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If an issuer increases your interest rate, do you cancel the credit card?

By

Opening Credits
Columnist Erica Sandberg
Erica Sandberg is a prominent personal finance authority and author of "Expecting Money: The Essential Financial Plan for New and Growing Families." She writes "Opening Credits," a weekly reader Q&A column about issues for people who are new to credit, for CreditCards.com.

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Question for the CreditCards.com expert Dear Opening Credits,
I have been a customer of MBNA for well over three years, never been late on one payment, ever!! I received a notice that as of May my interest will be going up 3 percentage points which, in the big picture, isn't a lot, but I do carry a balance and am really not happy about paying more. I do have another credit card, a line of credit and car loan with various financial companies. If I opt out of the credit card that is upping my rate, will it really affect my rating that much, and how does it work for payments? Can the credit card company just demand that I pay the full balance for me to close the account? -- Cindy 

Answer for the CreditCards.com expert Dear Cindy,
You've just brought up something that everyone with a credit card needs to know: The company that has issued you the account has the right to increase the interest rate on new purchases, even if you've done nothing wrong.

However, as a cardholder you do have some protections in place, thanks to the federal Credit CARD Act of 2009. First, rate hikes on existing balances are limited. Thay can be raised under specified circumstances, such as if you're late in paying by 60 days.

Rates on new purchases are another matter. Banks can do what they please with rates on new purchases -- but you have rights, too. As a long-term customer, the bank has to give you 45 days' notice of the hike, which should give you time to comprison shop for a better offer.

And you have the option to opt out of their new "deal." This means that if you don't like it, you can close your account and repay the balance that you have now at your current interest rate -- as long as you repay what you owe in fewer than five years. So, in this circumstance, you don't have to pay the full balance right away if you decide to close the account.

Before you cancel the card, though, give the company a call and ask if it will reconsider the change. Because you've had the card for several years and have always paid on time, it may give you a break. Keeping it active would be better for your credit score, too.  Having and using an established credit account where you have a history of positive activity is great for a score. If the bank allows you to maintain your original APR, then you also won't have to go to the trouble of finding and applying for a replacement account.

Another reason to hesitate is the actual cost of the higher APR. Is the 3 percentage point increase really that bad? The answer depends on the balance that you have on the card and how long it will take you to pay it off to zero. Here are a couple of examples to demonstrate:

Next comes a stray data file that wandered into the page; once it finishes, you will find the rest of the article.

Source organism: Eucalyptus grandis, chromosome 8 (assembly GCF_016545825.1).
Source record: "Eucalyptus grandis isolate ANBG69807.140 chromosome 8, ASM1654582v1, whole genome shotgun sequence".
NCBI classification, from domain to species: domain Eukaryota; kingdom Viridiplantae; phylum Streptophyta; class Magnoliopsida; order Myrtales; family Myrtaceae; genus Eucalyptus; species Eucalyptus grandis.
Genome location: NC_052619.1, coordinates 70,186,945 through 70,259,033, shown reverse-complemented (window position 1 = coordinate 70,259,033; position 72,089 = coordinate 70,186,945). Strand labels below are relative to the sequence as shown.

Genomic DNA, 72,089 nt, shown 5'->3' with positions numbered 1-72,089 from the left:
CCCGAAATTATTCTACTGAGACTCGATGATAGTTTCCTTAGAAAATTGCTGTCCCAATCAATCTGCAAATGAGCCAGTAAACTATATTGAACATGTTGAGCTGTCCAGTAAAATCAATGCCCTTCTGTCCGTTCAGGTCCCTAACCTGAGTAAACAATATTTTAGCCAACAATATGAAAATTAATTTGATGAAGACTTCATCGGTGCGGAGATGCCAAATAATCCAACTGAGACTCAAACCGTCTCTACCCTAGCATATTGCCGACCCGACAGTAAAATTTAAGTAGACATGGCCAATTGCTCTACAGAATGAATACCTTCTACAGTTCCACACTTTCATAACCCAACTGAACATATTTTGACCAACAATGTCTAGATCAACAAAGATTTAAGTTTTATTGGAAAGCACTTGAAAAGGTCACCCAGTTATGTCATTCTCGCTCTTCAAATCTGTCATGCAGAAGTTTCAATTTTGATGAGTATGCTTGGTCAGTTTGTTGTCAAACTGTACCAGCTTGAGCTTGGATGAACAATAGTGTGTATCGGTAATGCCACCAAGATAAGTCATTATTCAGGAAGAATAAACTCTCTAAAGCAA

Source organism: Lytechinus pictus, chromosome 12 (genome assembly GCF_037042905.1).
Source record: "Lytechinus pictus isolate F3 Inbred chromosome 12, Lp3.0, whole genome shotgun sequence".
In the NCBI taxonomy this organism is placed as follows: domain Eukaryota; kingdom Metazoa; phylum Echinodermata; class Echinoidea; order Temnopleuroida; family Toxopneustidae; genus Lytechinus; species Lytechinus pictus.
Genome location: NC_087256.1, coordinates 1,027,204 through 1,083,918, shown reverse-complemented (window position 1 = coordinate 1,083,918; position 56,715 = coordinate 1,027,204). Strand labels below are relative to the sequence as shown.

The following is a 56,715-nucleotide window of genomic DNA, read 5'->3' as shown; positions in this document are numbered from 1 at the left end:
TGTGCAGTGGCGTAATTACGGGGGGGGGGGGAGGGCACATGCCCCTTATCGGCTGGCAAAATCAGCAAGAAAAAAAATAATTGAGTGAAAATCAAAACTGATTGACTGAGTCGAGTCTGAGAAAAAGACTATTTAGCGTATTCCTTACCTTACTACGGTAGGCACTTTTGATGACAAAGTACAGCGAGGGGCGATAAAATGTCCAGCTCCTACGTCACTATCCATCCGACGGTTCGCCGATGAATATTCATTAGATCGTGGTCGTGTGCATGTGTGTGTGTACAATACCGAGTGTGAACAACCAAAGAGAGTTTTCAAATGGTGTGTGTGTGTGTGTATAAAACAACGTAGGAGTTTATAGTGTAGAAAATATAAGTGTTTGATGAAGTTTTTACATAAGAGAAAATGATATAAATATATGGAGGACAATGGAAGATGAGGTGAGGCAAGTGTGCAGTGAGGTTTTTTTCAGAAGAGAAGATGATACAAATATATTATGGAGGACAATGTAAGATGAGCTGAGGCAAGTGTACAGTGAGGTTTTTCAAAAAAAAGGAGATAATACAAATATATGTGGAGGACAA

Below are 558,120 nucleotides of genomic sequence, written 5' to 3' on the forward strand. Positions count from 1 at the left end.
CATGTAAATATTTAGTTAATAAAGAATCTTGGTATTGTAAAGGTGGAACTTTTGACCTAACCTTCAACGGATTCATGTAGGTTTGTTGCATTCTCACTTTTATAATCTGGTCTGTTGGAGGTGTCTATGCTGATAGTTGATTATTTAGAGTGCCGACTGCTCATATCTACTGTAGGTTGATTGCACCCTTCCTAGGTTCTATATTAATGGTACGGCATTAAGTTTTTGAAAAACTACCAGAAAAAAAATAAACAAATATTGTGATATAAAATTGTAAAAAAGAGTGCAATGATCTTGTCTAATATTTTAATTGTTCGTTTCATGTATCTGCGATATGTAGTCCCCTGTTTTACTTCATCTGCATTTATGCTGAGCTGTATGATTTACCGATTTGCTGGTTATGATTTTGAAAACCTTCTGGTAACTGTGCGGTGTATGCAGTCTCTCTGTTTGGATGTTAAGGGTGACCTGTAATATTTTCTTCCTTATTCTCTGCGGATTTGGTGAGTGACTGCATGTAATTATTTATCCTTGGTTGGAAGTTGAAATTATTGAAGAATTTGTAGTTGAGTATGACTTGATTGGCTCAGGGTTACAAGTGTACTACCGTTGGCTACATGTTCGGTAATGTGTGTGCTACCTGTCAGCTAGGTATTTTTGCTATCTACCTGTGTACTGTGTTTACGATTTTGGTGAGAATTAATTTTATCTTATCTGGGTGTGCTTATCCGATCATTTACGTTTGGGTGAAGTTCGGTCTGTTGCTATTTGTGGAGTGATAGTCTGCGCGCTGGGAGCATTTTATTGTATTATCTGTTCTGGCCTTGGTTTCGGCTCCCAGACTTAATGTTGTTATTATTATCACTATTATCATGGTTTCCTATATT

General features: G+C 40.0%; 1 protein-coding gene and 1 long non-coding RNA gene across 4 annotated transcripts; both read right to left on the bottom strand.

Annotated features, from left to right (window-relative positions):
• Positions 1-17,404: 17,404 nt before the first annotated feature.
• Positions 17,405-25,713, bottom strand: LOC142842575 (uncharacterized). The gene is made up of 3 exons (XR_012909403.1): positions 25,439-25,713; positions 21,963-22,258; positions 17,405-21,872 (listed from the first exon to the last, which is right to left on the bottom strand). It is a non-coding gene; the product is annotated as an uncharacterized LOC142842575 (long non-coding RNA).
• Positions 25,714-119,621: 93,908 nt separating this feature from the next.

One-year payoff time with no new charges:

Balance

Annual percentage rate

Total finance charges

$1,000 17% $95
$1,000 20% $112
$10,000 17% $945
$10,000 20% $1,117

As you can see, you'd only lose $17 with the new APR on a $1,000 balance. Even if it were $10,000, paying $172 more isn't horrendous. So what happens if you stretch out the payoff time much longer?

Five-year payoff time with no new charges:

Balance

Annual percentage rate

Total finance charges

$1,000 17% $492
$1,000 20% $590
$10,000 17% $4,912
$10,000 20% $5,897

The difference between a 17 percent and a 20 percent APR still is not dramatic if your balance is just $1,000 and you extend the payoff to five years -- just $98. But if you were to owe 10 times that and it took you 60 months to be in the clear, the total finance charges would be terrible, whether your APR is 17 or 20 percent.

Should you stick with MBNA, even at the higher rate? The choice is yours. But the main issue is your balance on the account. If it's large, pay it off as swiftly as you can. Not only will you help your credit score (since debt-to-credit-limit is a major factor), but you'll save a massive amount of money.

See related: CARD Act prevents sudden rate hikes, not annual fees

Erica Sandberg is a nationally renowned personal finance authority. She’s host of several financial web shows, and a frequent guest for media outlets such as Fox, Forbes, Nightly Business Report and NPR. Erica previously was affiliated with Consumer Credit Counseling Service and was KRON-TV’s on-air credit expert. Her book, "Expecting Money: The Essential Financial Plan for New and Growing Families," was published in 2008 by Kaplan Press.

Send your question to Erica.

Published: April 11, 2012


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Updated: 09-02-2014

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